JACK FLEER:
Institutionally there is a flaw.
JAMES E. HOLSHOUSER JR.:
That is right.
JACK FLEER:
Individuals can make it work.
JAMES E. HOLSHOUSER JR.:
And just have to.
JACK FLEER:
Are there other areas where you have experienced any of that kind of conflict or potential for conflict, you said you really didn't have that much conflict?
JAMES E. HOLSHOUSER JR.:
Not even close, not even close. You have got little things that happen. In our case we had some conflict when the secondary road council and the highway people, not because of their assignments, because both of them were going to be getting calls from Joe Doe citizen who didn't know exactly what the responsibilities were and so sometimes things got crossed up that way. But that was just miniscule compared to what we have in education that effects a huge part of the state's future.
JACK FLEER:
So with the Council of State departments and the Council of State members, you don't see other major areas for potential conflict between a governor and elected executives?
JAMES E. HOLSHOUSER JR.:
That is right. And the time to change that was when Bobbie Ethridge was getting to run for Congress and there was an opening there. When they didn't shorten the ballot that way at that point, they just missed a golden opportunity I think. And usually you have to do things like that when you have a window and I think it is closed right now.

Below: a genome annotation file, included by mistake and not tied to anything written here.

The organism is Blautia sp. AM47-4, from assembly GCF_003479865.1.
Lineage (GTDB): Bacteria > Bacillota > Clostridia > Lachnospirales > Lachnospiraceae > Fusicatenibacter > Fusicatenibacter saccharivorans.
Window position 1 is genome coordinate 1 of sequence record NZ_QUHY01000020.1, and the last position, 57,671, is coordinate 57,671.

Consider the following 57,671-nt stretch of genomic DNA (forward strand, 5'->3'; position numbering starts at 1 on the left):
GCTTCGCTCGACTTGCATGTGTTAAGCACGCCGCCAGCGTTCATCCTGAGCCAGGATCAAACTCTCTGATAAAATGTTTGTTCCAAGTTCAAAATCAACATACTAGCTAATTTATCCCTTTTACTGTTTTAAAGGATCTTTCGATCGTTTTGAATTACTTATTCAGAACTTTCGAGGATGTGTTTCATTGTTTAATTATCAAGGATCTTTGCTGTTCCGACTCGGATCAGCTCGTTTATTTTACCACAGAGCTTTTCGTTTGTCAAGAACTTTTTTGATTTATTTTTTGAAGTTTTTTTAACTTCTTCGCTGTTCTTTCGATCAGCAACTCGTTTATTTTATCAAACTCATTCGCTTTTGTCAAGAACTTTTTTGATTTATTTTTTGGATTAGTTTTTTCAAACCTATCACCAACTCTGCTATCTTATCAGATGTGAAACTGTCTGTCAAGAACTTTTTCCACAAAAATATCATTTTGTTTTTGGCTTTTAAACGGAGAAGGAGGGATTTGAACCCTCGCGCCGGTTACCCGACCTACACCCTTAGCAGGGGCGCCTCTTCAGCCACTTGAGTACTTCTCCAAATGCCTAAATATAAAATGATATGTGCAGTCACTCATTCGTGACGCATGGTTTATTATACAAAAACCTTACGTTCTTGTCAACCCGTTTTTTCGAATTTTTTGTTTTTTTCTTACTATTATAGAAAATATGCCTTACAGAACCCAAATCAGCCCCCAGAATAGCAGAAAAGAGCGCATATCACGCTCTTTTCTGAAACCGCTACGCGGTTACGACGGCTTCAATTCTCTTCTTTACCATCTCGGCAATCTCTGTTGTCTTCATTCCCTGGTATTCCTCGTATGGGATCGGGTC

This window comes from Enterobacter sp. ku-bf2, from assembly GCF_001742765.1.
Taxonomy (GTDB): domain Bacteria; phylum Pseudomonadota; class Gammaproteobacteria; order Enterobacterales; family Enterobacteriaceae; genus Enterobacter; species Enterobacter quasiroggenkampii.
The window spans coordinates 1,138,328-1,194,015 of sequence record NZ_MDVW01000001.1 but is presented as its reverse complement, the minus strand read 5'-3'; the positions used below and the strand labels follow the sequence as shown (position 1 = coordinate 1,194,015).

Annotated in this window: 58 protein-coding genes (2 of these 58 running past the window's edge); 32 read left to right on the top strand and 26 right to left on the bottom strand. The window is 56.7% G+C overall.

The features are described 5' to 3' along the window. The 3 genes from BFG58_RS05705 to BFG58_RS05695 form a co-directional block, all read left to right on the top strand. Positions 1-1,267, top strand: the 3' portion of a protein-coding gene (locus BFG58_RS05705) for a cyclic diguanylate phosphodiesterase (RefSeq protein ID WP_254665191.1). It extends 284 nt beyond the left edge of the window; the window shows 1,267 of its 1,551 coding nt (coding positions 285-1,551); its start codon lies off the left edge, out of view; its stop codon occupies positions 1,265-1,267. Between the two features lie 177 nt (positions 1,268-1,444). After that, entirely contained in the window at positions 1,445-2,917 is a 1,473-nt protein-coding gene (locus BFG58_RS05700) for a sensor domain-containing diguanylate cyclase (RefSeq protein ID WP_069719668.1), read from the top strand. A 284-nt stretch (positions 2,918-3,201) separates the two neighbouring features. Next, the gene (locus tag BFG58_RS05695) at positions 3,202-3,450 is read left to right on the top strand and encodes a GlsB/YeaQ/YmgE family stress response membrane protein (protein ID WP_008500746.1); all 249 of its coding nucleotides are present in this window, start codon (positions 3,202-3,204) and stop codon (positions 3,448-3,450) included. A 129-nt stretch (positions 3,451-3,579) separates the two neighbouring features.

Page 58
JACK FLEER:
Under Governor Scott there was a new executive group created called the Executive Cabinet. This was, as I understand it from reading the literature and talking to Governor Scott about it, an effort to try to bring some coordination between the departments that have appointed heads and departments that have elected heads. Did you find that a useful concept? Did you use it?
JAMES E. HOLSHOUSER JR.:
Didn't use it at all. As a matter of fact, I am not sure that I was aware that he had use it.
JACK FLEER:
He had created it but it was near the end of his term and so I don't think it was a major factor in his administration.